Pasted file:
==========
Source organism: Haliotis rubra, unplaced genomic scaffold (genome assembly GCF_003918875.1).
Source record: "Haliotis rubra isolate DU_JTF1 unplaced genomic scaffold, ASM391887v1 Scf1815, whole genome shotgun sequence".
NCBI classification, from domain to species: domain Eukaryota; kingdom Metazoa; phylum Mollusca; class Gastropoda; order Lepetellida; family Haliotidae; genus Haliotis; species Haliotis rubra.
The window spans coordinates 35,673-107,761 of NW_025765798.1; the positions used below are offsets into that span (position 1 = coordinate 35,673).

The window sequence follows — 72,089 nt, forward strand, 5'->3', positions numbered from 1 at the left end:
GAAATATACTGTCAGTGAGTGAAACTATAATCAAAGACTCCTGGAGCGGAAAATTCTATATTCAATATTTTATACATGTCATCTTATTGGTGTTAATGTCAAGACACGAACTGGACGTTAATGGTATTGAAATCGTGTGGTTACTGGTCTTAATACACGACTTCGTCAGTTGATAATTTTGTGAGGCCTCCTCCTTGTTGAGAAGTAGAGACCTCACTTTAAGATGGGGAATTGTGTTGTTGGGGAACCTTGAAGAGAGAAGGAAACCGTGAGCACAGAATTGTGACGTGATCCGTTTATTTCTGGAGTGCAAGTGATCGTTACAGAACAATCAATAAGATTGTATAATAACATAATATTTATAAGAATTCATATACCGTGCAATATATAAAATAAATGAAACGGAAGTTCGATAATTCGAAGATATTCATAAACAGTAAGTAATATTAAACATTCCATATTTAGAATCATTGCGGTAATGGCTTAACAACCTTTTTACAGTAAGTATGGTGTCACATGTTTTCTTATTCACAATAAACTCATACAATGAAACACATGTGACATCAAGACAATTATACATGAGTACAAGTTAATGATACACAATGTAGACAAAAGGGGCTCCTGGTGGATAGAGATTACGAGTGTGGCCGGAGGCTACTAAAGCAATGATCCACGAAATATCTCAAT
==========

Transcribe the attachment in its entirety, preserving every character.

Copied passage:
Source organism: Haliotis rubra, unplaced genomic scaffold (genome assembly GCF_003918875.1).
Source record: "Haliotis rubra isolate DU_JTF1 unplaced genomic scaffold, ASM391887v1 Scf1815, whole genome shotgun sequence".
NCBI classification, from domain to species: domain Eukaryota; kingdom Metazoa; phylum Mollusca; class Gastropoda; order Lepetellida; family Haliotidae; genus Haliotis; species Haliotis rubra.
The window spans coordinates 35,673-107,761 of NW_025765798.1; the positions used below are offsets into that span (position 1 = coordinate 35,673).

The window sequence follows — 72,089 nt, forward strand, 5'->3', positions numbered from 1 at the left end:
GAAATATACTGTCAGTGAGTGAAACTATAATCAAAGACTCCTGGAGCGGAAAATTCTATATTCAATATTTTATACATGTCATCTTATTGGTGTTAATGTCAAGACACGAACTGGACGTTAATGGTATTGAAATCGTGTGGTTACTGGTCTTAATACACGACTTCGTCAGTTGATAATTTTGTGAGGCCTCCTCCTTGTTGAGAAGTAGAGACCTCACTTTAAGATGGGGAATTGTGTTGTTGGGGAACCTTGAAGAGAGAAGGAAACCGTGAGCACAGAATTGTGACGTGATCCGTTTATTTCTGGAGTGCAAGTGATCGTTACAGAACAATCAATAAGATTGTATAATAACATAATATTTATAAGAATTCATATACCGTGCAATATATAAAATAAATGAAACGGAAGTTCGATAATTCGAAGATATTCATAAACAGTAAGTAATATTAAACATTCCATATTTAGAATCATTGCGGTAATGGCTTAACAACCTTTTTACAGTAAGTATGGTGTCACATGTTTTCTTATTCACAATAAACTCATACAATGAAACACATGTGACATCAAGACAATTATACATGAGTACAAGTTAATGATACACAATGTAGACAAAAGGGGCTCCTGGTGGATAGAGATTACGAGTGTGGCCGGAGGCTACTAAAGCAATGATCCACGAAATATCTCAAT